Rory McIlroy: NI golfer says heartbeat irregularity is nothing to worry about
Rory McIlroy has played down concerns over his health after revealing he has a minor heartbeat irregularity.
McIlroy, 28, says a recent medical had revealed the issue, which he has described as "not that big of a deal".
In an interview with the Daily Telegraph, the world number 11 said the abnormality may be linked to a viral infection he contracted 18 months ago.
However, McIlroy says he is now fit and healthy and looking forward to getting his 2018 season under way.
The four-time major winner cut short his 2017 schedule in order to undergo treatment on a rib injury, which he says has now healed, and news of his latest health setback had led to concerns over his plans for this year.
Responding to coverage of the interview, the Northern Irishman posted an update on his Instagram account on Saturday.
"Yesterday I did an interview with the Daily Telegraph where I spoke about a range of topics regarding the last three months of my life," said McIlroy.
"I touched upon a recent finding from a routine health and wellness check. Like anything, the deeper you dig the more likely you are to find something.
"It revealed I had a slight heartbeat irregularity called a flat or inverted T wave. It's really not that big of a deal and nothing to worry about, apart from getting an annual check up, like you should do anyway.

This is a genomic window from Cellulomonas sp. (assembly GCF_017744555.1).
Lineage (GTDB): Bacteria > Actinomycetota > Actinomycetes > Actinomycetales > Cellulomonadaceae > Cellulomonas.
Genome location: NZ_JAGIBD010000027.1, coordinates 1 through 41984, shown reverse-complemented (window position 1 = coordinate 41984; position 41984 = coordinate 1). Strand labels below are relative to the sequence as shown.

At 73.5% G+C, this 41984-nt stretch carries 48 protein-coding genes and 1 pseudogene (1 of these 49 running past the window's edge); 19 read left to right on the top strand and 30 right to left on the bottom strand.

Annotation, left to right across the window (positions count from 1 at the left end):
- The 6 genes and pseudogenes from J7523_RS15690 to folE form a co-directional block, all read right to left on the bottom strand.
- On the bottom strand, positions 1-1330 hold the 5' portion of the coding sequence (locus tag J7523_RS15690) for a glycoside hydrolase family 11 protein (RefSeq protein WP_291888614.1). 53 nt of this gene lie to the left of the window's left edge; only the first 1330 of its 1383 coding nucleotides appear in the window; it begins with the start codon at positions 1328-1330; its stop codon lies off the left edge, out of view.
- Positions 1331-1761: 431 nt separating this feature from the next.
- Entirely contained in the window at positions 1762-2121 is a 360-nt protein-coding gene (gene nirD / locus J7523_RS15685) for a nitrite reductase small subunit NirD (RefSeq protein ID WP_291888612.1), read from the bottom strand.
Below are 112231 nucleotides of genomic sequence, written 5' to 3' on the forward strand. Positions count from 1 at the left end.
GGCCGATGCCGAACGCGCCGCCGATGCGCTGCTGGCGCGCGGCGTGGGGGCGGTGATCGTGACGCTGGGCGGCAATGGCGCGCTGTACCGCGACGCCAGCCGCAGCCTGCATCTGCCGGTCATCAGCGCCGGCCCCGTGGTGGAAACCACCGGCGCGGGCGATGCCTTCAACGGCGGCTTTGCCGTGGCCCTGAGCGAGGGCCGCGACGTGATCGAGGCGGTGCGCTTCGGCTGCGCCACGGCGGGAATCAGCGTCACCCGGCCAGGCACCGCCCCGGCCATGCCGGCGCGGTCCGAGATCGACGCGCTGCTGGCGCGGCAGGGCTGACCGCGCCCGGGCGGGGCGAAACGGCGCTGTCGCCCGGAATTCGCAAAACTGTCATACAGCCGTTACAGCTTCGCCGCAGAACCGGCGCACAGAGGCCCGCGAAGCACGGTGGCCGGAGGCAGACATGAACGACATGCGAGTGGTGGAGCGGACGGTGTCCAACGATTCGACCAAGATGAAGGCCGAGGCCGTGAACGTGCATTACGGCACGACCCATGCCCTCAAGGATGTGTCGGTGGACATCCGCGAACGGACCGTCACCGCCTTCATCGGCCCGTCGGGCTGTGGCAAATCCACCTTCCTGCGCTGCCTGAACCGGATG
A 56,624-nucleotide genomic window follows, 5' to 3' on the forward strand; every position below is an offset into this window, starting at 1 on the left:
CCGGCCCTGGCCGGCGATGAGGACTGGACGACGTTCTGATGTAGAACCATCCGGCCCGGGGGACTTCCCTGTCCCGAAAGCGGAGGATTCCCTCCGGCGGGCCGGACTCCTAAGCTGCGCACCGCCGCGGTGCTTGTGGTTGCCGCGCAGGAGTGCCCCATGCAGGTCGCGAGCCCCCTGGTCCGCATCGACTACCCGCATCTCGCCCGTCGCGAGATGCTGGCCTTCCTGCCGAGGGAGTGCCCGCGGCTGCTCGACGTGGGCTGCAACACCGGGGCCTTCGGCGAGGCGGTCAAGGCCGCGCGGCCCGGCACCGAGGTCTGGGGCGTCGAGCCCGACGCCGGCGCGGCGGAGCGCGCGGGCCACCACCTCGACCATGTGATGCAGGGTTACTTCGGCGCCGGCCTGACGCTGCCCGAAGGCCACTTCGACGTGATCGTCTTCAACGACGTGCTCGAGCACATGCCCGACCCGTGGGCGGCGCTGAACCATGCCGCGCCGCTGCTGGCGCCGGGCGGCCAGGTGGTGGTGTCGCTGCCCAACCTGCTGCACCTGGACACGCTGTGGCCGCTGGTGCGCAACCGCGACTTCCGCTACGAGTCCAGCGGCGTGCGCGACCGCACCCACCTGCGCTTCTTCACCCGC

"I feel there's been a big reaction to it in the media which there really shouldn't be. I'm fit and healthy and can't wait to get my 2018 season started in Abu Dhabi next week."
McIlroy is part of a strong field for the European Tour's Abu Dhabi Championship, where he will begin his preparations for the Masters, the only major he needs to win to complete a career grand slam.
The former world number one has indicated that he will compete in at least seven tournaments before heading to Augusta in April.
After taking in the Abu Dhabi Championship, he will play in the Dubai Desert Classic.
He then plans to switch his focus to the PGA Tour, playing in five tournaments in six weeks, starting at Pebble Beach in February.